See also[edit]

References[edit]

  1. ^ a b "Special Titles | International Association of Memory Statistics". www.iam-stats.com. Retrieved 2016-11-07. 
  2. ^ a b c Jordyn Taylor, "The Person With the World's Best Memory Is a Millennial From the US", in Mic (media company), March 2016.
  3. ^ "International Association of Memory Statistics". www.iam-stats.com. Retrieved 2017-12-07. 
  4. ^ a b c Callie Bryant, "World Memory Champion, Oxford Native Alex Mullen Teaches Memorization", in HottyToddy.com, February 02, 2016.
  5. ^ Pettus, Gary (December 18, 2015). "UMMC student wins world memory challenge". The Clarion Ledger. Jackson, Mississippi. 
  6. ^ "World Memory Championships 2016 (Combined) | World Memory Championships". www.worldmemorychampionships.com. Retrieved 2017-01-02. 
  7. ^ a b c "World Ranking | International Association of Memory Statistics". www.iam-stats.com. Retrieved 2016-07-05. 
  8. ^ "World Memory Championships 2017". 
  9. ^ "2016 Final Top 9 MA Rankings | USA Memory Championship". www.usamemorychampionship.com. Retrieved 2016-05-10. 
  10. ^ "Home". Mullen Memory. Retrieved 2017-12-06. 
  11. ^ "Home | Mullen Memory". www.mullenmemory.com. Retrieved 2016-12-29. 
  12. ^ a b Gary Pettus, Memory Serves Alex Mullen, New World Mental Athlete Champion", in University of Mississippi News, January 28, 2016.
  13. ^ "Oxford High School National Merit Finalists", 2010.
  14. ^ "Intel ISEF 2010 Grand Awards Ceremony", May 14, 2010.
  15. ^ "2014 JHU Engineering Convocation Awards Ceremony", May 5, 2014.
  16. ^ "World Memory Championships 2015 | International Association of Memory Statistics". www.iam-stats.com. Retrieved 2016-11-07. 
  17. ^ "World Memory Championships | World Memory Statistics". www.world-memory-statistics.com. Retrieved 2016-12-21. 
  18. ^ "Grandmasters | World Memory Statistics". www.world-memory-statistics.com. Retrieved 2016-11-07. 
  19. ^ "2016 Final Top 9 MA Rankings | USA Memory Championship". www.usamemorychampionship.com. Retrieved 2016-05-10. 
  20. ^ List of USA Memory Champions
  21. ^ "IAM US Open 2016 | International Association of Memory Statistics". www.iam-stats.com. Retrieved 2016-11-07. 
  22. ^ "International Memoriad Las Vegas-2016 Results | Memoriad". www.memoriad.com. Retrieved 2016-11-29. 
  23. ^ "IAM European Open 2016 | International Association of Memory Statistics". www.iam-stats.com. Retrieved 2016-12-06. 
  24. ^ "World Memory Championships 2016 (Combined) | World Memory Championships". www.worldmemorychampionships.com. Retrieved 2017-01-02. 
  25. ^ "International Association of Memory Statistics". www.iam-stats.com. Retrieved 2017-12-07.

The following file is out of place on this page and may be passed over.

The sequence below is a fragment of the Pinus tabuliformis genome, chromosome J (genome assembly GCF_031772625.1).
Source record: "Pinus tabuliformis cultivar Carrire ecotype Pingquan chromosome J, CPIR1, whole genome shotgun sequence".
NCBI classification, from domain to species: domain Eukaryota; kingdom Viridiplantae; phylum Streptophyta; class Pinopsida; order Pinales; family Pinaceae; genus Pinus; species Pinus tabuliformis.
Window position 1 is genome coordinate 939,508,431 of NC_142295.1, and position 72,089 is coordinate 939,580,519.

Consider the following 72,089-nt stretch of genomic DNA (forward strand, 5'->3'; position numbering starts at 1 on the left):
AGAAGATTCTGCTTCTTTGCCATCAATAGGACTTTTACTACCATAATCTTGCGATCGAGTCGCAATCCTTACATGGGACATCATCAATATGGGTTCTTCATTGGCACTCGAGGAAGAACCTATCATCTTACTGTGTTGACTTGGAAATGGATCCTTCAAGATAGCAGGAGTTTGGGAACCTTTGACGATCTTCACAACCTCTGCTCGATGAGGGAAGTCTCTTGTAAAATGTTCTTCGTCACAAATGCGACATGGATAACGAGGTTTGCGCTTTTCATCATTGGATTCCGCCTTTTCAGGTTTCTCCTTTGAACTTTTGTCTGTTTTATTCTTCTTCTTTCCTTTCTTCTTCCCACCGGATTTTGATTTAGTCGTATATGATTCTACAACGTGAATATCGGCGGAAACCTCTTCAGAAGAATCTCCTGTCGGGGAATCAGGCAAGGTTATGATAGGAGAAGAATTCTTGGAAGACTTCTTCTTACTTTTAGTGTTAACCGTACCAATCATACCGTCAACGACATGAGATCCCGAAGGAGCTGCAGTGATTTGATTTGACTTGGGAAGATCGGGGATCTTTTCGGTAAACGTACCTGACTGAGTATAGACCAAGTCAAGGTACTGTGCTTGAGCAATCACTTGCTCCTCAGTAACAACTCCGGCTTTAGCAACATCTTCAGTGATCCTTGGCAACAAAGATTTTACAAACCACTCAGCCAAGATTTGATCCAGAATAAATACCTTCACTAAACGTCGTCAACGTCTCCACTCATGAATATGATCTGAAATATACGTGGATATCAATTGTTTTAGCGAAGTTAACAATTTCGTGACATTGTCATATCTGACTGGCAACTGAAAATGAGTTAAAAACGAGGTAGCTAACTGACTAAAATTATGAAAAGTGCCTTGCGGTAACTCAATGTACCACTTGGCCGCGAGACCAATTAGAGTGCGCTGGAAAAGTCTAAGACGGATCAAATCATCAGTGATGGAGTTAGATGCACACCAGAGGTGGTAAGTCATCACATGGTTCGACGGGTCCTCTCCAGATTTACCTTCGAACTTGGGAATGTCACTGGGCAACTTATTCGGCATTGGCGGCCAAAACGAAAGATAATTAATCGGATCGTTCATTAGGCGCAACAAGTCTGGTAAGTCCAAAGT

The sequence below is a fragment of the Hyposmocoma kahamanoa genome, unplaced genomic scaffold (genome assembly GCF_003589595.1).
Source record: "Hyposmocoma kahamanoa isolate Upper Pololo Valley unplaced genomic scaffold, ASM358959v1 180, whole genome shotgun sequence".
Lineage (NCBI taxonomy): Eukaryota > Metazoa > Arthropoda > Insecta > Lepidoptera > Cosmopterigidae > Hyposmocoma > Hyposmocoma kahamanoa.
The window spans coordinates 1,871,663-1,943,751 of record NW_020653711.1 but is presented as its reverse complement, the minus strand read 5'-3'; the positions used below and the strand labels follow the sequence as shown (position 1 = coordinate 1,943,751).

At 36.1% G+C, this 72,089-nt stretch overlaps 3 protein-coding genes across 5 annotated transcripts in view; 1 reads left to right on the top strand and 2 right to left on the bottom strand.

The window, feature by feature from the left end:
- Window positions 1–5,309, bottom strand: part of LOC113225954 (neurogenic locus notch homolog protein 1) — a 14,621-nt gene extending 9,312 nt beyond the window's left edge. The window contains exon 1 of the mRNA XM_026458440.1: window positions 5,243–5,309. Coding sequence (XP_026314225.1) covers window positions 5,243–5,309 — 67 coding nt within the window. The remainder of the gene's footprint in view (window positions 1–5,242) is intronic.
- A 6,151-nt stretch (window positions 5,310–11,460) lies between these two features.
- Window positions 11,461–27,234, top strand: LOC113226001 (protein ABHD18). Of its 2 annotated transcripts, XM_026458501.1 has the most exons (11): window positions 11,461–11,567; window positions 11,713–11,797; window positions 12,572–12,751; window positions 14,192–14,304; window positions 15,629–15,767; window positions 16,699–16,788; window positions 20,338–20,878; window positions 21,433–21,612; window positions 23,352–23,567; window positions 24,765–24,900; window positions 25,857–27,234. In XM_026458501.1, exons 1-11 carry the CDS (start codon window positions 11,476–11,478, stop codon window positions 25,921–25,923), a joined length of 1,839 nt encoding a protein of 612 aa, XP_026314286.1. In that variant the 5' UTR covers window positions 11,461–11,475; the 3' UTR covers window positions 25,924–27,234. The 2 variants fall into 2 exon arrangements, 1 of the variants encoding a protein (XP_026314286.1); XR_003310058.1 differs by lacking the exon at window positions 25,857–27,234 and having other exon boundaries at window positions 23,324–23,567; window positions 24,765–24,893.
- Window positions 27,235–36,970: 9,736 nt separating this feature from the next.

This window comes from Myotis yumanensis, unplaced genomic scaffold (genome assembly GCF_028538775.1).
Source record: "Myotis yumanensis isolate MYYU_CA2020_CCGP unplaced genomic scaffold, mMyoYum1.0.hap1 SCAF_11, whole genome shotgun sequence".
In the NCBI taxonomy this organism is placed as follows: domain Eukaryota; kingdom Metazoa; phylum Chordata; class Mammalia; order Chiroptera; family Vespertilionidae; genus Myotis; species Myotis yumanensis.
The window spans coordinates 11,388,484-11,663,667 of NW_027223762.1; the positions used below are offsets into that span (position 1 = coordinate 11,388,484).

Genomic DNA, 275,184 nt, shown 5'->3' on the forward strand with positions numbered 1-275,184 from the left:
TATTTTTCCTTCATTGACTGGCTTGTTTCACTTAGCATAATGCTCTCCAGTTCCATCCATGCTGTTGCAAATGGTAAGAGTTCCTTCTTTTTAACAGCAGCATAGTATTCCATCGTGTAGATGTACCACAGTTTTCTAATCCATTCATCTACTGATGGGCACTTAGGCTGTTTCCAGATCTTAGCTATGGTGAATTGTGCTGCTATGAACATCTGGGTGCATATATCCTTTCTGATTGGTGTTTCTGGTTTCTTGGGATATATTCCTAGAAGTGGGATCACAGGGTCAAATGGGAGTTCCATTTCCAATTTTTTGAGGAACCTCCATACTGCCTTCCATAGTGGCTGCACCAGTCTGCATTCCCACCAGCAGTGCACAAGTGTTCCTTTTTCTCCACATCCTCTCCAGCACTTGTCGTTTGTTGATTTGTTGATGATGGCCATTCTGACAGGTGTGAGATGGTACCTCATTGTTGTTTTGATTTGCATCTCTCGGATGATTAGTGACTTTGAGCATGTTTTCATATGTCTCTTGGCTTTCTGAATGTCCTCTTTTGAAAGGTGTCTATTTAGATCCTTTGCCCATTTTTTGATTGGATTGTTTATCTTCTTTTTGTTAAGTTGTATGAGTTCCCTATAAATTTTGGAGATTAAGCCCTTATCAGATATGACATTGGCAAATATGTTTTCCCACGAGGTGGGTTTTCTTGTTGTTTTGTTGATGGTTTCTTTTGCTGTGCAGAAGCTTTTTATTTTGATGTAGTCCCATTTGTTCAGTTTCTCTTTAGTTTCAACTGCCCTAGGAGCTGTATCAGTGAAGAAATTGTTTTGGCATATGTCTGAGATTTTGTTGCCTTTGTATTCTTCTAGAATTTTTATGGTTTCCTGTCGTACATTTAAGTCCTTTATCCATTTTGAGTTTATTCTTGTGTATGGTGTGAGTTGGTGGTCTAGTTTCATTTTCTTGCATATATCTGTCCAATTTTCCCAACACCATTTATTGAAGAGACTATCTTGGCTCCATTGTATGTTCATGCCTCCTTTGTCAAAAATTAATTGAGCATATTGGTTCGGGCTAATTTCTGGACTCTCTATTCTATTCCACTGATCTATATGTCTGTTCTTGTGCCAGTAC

26. ^ "World Ranking | International Association of Memory Statistics". www.iam-stats.com. Retrieved 2017-12-07. 
  27. ^ a b "World Records | International Association of Memory Statistics". www.iam-stats.com. Retrieved 2016-11-07. 
  28. ^ "5 Minute Numbers Record | International Association of Memory Statistics". www.iam-stats.com. Retrieved 2016-11-07. 
  29. ^ "Simon Reinhard is the 2016 Extreme Memory Champion! | Extreme Memory Tournament". www.extremememorytournament.com. Retrieved 2016-11-07. 
  30. ^ "World Memory Championships Disciplines | World Memory Championships". www.worldmemorychampionships.com. Retrieved 2017-12-07. 
  31. ^ "5 minute "Speed" Cards Record | International Association of Memory Statistics". www.iam-stats.com. Retrieved 2016-11-07. 
  32. ^ "60 Minute/Hour Numbers Record | International Association of Memory Statistics". www.iam-stats.com. Retrieved 2016-11-26. 
  33. ^ 最强大脑 第四季 2017 (2017-04-02), 《最强大脑 第四季 》20170331 妍佳VS余奕沛:挑战项目基因密码 - 2017.03.31, retrieved 2017-06-25 
  34. ^ Andy Belt, "Magnificent memory means money for Oxford native Alex Mullen", in OxfordEagle.com, June 29, 2017.
  35. ^ Ian Frisch, "Lessons from America's First Memory World Champion", in NewYorker.com, May 18, 2016.
  36. ^ Helen Thomson, "The man who thinks like Sherlock Holmes", in BBC.com, April 12, 2016.
  37. ^ Michael Nedelman, "Hack your brain to remember almost anything", in CNN.com, March 09, 2017.
  38. ^ Devin Powell, "This man memorized a shuffled deck of cards in 18.65 seconds. Here’s how.", in WashingtonPost.com, May 16, 2016.
  39. ^ Melanie Pinola, "Learn How to Memorize Information With This Video From a World Memory Champion", in Lifehacker.com, March 29, 2016.
  40. ^ Sanjay Gupta, "How to memorize a deck of cards under 17 seconds", in CNN.com, June 22, 2017.
  41. ^ A. Pawlowski, "How to remember faces, names and more: Tips from the world memory champion", in Today.com, June 16, 2016.
  42. ^ Asha Leo, "LIVE: Meet World Memory Champion 2015 - Alex Mullen", in Facebook.com, October 17, 2016.
  43. ^ Tyler Daswick, "How to Build a Better Memory", in MensHealth.com, August 7, 2017.

External links[edit]